After dinner I got back into a horizontal position in the hammock, and tried the local beers that I bought. They where really tasty, and I preferred the lighter one, Småland Haze.
The sun disappeared and I thought it was time to get into the tent. It was quite warm and sticky, and I really wouldn’t need the quilt until later in the night. I had planned to read, but my ebook reader had died (and unfortunately I would not be able to get it back to life again). I watched half an episode of Westworld and then I just laid in the tent and listened to the birds nearby.
I slept somewhat ok, but while I’ve had worse pillows, my stuff sack pillow isn’t the most comfortable. I’m a side sleeper and woke up with neck pain every now and then.
I woke up at around 06.00 and laid there for a while before I mustered enough energy to get up. I planned to lay in the tent and make coffee in the vestibule with the door open, but the black flies stormed through the entrance right away. I thought it was better to get up instead of having the whole tent invaded by them.
I got out, got the Trangia up and boiled water for coffee. But when I was going to get the coffee I just couldn’t find it. I searched everywhere, but realized that I had forgotten it at home. Disaster, but I would have to endure. Fortunately I had brought a bunch of chanterelles that I had picked the other day so I had something to comfort myself with. I chopped the chanterelles and finely chopped half a red onion. Then I fried it in butter, before adding salt, pepper and cream. I let the cream boil in to a stew. Then I fried a slice of bread in butter and added the chanterelle stew. The stew would probably have been even better with a few drops of brandy in it, but it was still a really tasty breakfast.
After breakfast I packed up camp and left. I took the longer way back to the car, and picked a few blueberries here and there on the way. I saw the feathers of a bird, probably taken by a fox, and later I say a dead mouse on the trail.
I got back to the car and drove back home. I was back at 09.30. It was a short trip. Too short really, to actually wind me down. But it was still nice to get out again, since it’s been so long. Next time I’ll probably try to make it a full weekend and two nights, to really get a chance to disconnect.
(Disclaimer: Below list contains two affiliate links, which means I get a small commission for purchases made through the links. The gear is bought with my own money though and I have not been asked to review the gear.)
I have gone from camping almost every month of the year a few years back, to barely be out at all this year. I can’t find any specific reason. I love it but I just haven’t had the feeling. I don’t know if it might be because I’ve done so many short overnighters all around here that I want more. More hiking, longer paddles, mountains and multiday trips.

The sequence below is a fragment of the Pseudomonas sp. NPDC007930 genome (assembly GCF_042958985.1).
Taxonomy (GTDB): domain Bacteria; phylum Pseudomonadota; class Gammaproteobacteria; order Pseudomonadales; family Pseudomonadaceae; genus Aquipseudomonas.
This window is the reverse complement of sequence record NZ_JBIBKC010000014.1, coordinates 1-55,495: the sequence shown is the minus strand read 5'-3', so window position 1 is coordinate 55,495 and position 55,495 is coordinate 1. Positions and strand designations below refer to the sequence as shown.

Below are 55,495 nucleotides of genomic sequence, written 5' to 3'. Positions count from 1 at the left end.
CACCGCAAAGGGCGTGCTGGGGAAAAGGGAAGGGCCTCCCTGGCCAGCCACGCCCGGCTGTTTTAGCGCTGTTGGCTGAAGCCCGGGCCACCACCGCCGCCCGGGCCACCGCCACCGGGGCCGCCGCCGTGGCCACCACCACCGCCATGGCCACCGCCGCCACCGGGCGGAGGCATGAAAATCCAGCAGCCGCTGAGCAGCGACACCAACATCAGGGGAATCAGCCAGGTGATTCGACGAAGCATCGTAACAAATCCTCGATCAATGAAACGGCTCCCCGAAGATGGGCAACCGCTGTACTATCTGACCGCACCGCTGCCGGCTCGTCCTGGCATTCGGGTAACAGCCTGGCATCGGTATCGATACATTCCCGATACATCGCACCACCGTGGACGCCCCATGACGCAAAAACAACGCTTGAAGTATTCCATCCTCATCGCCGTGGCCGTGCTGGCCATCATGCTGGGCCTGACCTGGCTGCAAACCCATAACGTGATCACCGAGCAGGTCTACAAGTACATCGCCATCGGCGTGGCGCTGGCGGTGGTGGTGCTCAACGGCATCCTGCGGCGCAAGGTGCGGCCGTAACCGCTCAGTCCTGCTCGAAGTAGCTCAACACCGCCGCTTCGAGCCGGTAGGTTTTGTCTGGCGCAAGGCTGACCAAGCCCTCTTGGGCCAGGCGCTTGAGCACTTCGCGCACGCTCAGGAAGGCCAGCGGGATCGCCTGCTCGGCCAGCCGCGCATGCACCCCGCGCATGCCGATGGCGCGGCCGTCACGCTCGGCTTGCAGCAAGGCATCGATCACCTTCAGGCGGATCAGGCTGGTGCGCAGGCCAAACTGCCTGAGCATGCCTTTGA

But in July me and C finally got out on an overnighter. We went on a canoe trip with Christoffer and his daughter E, that we met through FriluftsfrämjandetSkogsknytt and Skogsmulle. Both Christoffer and I are leaders for a Skogsmulle group.
We decided to do the trip on Tolgasjön where C and I usually paddle and camp, since it’s a narrow lake to paddle and short distances. It was E:s first canoe camping trip so we didn’t want to make an expedition out of it.
We had also decided to go with two cars and drop off one car at the end of our route, and drive the other car with the canoe to our starting point. We didn’t want to have to paddle too long back, in case the kids would be homesick.
The paddle wasn’t long though, and in retrospect we could have chosen a starting point further away from the island we had planned to camp on.
Last time we camped together we had one tent each, but this time we shared my HMG Ultamid 4, so I brought the full inner.
We had loads of room, but we had to tell the kids several times that they couldn’t use the carbon fiber center pole for pole dancing.
We fought an uneven battle to stop the kids from tripping over the guy lines. Christoffer put backpacks to block the way, but they would still wrestle through and trip. Eventually he found a big branch with a lot of leaves on it, pushed it down by the guy line (basically planted a tree) to block it. Still they kept running through it and trip.
Since we had brought the tent Christoffer said he could bring the food. He had brought burgers, and I decided to fry some on my pan too, to make the cooking speedier. The kids played and seemed to be content, and me and Christoffer had a couple of beers. I had put mine in the freezer before we went, so it was more or less beer slush. But I liked it. A cold slush beer on a camping trip is still a cold beer.
Most of the afternoon and evening we had good weather, but we did have a couple of rain showers. But it was plenty of room for the four of us in the tent so we didn’t mind much.
The kids had a hard time going to sleep. I read “Frejas första fjällvandring” by Emma V Larsson to get them sleepy, but I had scared them earlier in the evening when I told them the (true) ghost story about the times that me and my father had seen the legendary ghost that roams the road up to the house where I grew up.